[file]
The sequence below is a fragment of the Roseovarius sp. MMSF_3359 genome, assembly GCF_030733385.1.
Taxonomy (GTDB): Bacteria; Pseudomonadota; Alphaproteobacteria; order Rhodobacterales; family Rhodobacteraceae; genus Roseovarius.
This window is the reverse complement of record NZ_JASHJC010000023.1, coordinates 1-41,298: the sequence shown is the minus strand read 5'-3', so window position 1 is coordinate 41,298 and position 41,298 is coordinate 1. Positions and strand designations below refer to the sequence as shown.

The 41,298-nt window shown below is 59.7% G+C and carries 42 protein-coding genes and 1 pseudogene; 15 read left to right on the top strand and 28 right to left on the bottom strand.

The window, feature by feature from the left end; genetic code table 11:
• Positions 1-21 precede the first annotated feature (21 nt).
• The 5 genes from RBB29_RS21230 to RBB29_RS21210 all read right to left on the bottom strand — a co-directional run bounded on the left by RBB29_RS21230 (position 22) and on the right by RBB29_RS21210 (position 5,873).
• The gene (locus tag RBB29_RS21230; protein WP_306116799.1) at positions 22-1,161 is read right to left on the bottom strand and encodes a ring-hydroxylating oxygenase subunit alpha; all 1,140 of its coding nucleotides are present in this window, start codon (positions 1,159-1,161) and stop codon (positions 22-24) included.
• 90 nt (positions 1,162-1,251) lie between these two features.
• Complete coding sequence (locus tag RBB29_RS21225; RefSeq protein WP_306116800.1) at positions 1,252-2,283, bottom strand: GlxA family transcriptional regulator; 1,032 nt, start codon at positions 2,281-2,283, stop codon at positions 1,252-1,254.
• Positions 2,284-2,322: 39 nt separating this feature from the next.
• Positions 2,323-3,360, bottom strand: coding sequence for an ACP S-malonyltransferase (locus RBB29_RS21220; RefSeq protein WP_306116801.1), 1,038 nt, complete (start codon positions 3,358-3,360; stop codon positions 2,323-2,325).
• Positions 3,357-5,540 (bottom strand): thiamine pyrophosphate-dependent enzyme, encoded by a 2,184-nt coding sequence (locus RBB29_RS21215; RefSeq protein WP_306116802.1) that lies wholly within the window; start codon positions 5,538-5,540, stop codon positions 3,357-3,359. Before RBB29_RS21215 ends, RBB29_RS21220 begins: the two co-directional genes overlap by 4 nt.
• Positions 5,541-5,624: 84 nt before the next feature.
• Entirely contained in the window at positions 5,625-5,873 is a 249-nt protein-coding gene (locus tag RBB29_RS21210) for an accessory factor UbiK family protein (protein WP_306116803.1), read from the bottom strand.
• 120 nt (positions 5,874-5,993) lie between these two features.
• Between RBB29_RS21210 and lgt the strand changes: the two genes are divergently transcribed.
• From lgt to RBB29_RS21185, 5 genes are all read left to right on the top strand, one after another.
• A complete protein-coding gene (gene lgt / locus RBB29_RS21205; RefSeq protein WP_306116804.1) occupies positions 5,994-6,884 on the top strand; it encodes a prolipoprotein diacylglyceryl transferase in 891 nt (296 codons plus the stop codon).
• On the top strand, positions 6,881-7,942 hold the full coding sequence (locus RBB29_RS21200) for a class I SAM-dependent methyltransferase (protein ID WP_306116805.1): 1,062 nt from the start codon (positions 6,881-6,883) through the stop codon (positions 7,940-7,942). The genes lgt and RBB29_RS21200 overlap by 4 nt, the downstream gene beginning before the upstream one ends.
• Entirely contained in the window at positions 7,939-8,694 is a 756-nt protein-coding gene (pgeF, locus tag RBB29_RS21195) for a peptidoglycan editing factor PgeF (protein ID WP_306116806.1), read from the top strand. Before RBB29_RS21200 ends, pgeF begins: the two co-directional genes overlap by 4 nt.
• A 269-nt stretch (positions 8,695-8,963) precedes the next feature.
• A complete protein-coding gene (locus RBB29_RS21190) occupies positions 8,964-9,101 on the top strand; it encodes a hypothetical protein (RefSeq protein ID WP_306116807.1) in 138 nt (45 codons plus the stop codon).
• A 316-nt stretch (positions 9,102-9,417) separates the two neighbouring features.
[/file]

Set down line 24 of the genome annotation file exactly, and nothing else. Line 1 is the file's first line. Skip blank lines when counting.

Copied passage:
• A 316-nt stretch (positions 9,102-9,417) separates the two neighbouring features.